Population Density and Urban Transit In Large World Cities

Population Density

Density is a hugely important measure that is connected to everything from urban design to transportation and economic growth.

The densest central urban neighborhoods are usually those that developed earliest before cars and trains allowed people to cover travel more than a few kilometers in an hour’s time.

The densest neighborhoods found are frequently found in Chinese cities. Even the densest parts in New York City are no less dense than the densest neighborhoods in China.

Tokyo also has the highest overall density of all the cities, and yet almost no district in Tokyo exceeds 20 thousand people/sq km (light red color).

Los Angeles and San Francisco have small, high density (red) urban cores that were developed before the appearance of the car, in contrast to more far-flung lower density suburbs which were built up mostly after the appearance of the car.

Population Density and Transit in 12 cites

Density classification scheme:

  1. Light yellow: less than 1,000 people/sq km
  2. Dark yellow: 1,000 to 2,500 people/sq km
  3. Light orange: 2,500 to 5,000 people/sq km
  4. Dark orange: 5,000 to 10,000 people/sq km
  5. Light red: 10,000 to 20,000 people/sq km
  6. Dark red: 20,000 to 40,000 people/sq km
  7. Pink: more than 40,000 people/sq km

Urban Rail Transit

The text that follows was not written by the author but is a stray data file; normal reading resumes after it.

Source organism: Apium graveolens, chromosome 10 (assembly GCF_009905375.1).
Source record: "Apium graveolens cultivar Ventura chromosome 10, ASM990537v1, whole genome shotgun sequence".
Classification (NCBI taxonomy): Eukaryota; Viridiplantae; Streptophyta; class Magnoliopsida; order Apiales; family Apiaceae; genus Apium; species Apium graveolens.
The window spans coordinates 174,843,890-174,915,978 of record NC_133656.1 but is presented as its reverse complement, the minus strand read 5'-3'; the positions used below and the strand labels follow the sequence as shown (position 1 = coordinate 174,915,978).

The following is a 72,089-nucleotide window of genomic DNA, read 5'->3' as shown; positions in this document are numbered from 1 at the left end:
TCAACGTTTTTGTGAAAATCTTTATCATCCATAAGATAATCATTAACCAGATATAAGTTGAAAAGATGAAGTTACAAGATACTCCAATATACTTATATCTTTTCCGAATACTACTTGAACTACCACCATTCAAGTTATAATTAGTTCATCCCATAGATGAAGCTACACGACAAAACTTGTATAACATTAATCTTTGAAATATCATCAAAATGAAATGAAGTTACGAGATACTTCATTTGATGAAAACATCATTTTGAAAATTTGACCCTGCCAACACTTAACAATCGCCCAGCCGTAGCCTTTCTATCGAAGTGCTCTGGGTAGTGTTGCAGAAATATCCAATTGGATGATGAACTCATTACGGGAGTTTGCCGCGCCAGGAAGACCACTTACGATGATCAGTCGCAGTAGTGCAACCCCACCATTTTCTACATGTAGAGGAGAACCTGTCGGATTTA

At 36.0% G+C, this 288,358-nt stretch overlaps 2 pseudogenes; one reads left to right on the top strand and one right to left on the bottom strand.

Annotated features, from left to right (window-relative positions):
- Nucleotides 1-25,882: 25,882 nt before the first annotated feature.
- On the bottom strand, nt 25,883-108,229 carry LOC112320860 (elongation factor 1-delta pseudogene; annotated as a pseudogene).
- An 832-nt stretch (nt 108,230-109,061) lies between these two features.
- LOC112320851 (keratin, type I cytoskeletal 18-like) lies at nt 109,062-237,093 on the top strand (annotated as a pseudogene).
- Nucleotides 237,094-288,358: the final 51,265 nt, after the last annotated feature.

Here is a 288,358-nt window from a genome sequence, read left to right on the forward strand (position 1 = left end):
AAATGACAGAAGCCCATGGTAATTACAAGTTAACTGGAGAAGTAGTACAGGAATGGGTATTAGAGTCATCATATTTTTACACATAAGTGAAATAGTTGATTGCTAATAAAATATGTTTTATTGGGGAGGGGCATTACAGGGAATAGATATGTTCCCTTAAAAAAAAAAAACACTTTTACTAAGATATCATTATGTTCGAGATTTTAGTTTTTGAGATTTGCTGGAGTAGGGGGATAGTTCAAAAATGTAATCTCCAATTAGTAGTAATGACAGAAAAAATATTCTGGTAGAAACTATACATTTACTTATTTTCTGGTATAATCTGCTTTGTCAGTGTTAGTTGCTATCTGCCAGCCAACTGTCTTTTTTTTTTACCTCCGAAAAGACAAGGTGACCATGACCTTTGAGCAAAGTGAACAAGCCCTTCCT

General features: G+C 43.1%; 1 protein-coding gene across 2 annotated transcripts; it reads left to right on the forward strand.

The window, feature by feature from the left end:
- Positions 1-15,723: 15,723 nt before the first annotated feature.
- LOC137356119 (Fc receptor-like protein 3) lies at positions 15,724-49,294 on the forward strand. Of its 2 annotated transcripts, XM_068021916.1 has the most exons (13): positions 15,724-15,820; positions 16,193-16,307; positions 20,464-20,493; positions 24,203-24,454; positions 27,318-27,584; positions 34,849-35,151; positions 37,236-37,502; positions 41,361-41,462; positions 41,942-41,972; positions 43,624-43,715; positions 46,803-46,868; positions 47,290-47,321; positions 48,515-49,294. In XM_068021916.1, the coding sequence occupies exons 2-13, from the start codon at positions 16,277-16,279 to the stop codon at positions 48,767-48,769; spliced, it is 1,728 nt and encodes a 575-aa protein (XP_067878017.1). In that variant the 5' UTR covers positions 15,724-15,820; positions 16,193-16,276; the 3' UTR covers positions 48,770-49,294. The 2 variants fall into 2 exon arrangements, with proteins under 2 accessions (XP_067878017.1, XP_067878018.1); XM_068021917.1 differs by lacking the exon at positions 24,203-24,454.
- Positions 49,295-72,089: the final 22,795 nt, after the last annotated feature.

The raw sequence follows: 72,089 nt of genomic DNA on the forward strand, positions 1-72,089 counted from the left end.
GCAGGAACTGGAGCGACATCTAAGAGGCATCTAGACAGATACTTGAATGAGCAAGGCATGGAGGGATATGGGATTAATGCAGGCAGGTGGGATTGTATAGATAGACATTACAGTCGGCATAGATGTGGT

A minimum density of about 11,5 thousand people/sq km is required before heavy rail (subway) development makes economic reason (red and pink area on the map). The density threshold at which light rail is cost-effective is about 7 thousand people/sq km (dark orange color).

In some cities, you can see a perfect overlapping of subway systems with high-density neighborhoods (light red and above colors). This is cities with subway networks that date back about a century (Paris, New York City, Tokyo).

Other cities’ subway systems are not so strictly aligned with high density, serving both medium and high-density parts (London, Chicago, Sao Paulo).

Chinese cities rely on constantly growing subway systems to meet the same needs. This is why Beijing and Shanghai now have the longest subway systems on the planet.

12 city transit scale comparison

Classes of urban rail transportation:

  1. Light rail (trams, monorails)
  2. Heavy rail (subway)
  3. Commuter rail and regular speed inter-city passenger railroads
  4. High-speed rail

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